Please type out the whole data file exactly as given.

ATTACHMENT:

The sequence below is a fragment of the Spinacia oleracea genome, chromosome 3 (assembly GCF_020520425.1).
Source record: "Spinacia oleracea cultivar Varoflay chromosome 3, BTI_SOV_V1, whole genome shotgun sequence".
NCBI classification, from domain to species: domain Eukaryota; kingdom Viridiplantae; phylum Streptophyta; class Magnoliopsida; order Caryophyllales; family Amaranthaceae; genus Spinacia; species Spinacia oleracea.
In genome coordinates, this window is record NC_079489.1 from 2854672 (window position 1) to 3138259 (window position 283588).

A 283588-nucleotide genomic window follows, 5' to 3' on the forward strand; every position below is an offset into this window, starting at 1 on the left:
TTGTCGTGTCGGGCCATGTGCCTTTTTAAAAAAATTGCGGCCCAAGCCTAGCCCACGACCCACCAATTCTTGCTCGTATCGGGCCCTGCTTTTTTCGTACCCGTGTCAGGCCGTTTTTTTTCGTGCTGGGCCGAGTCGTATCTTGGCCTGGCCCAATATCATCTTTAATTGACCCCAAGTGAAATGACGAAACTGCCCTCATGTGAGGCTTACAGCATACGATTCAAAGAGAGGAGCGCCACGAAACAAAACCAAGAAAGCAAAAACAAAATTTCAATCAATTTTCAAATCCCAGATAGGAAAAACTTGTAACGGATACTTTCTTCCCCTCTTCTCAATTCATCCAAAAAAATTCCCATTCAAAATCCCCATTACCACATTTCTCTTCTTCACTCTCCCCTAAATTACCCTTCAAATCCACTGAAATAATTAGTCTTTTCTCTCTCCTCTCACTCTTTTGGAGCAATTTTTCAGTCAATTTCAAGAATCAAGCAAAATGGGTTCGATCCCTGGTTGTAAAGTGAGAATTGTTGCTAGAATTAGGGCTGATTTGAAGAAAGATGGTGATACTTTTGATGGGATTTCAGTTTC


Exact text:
The sequence below is a fragment of the Spinacia oleracea genome, chromosome 3 (assembly GCF_020520425.1).
Source record: "Spinacia oleracea cultivar Varoflay chromosome 3, BTI_SOV_V1, whole genome shotgun sequence".
NCBI classification, from domain to species: domain Eukaryota; kingdom Viridiplantae; phylum Streptophyta; class Magnoliopsida; order Caryophyllales; family Amaranthaceae; genus Spinacia; species Spinacia oleracea.
In genome coordinates, this window is record NC_079489.1 from 2854672 (window position 1) to 3138259 (window position 283588).

A 283588-nucleotide genomic window follows, 5' to 3' on the forward strand; every position below is an offset into this window, starting at 1 on the left:
TTGTCGTGTCGGGCCATGTGCCTTTTTAAAAAAATTGCGGCCCAAGCCTAGCCCACGACCCACCAATTCTTGCTCGTATCGGGCCCTGCTTTTTTCGTACCCGTGTCAGGCCGTTTTTTTTCGTGCTGGGCCGAGTCGTATCTTGGCCTGGCCCAATATCATCTTTAATTGACCCCAAGTGAAATGACGAAACTGCCCTCATGTGAGGCTTACAGCATACGATTCAAAGAGAGGAGCGCCACGAAACAAAACCAAGAAAGCAAAAACAAAATTTCAATCAATTTTCAAATCCCAGATAGGAAAAACTTGTAACGGATACTTTCTTCCCCTCTTCTCAATTCATCCAAAAAAATTCCCATTCAAAATCCCCATTACCACATTTCTCTTCTTCACTCTCCCCTAAATTACCCTTCAAATCCACTGAAATAATTAGTCTTTTCTCTCTCCTCTCACTCTTTTGGAGCAATTTTTCAGTCAATTTCAAGAATCAAGCAAAATGGGTTCGATCCCTGGTTGTAAAGTGAGAATTGTTGCTAGAATTAGGGCTGATTTGAAGAAAGATGGTGATACTTTTGATGGGATTTCAGTTTC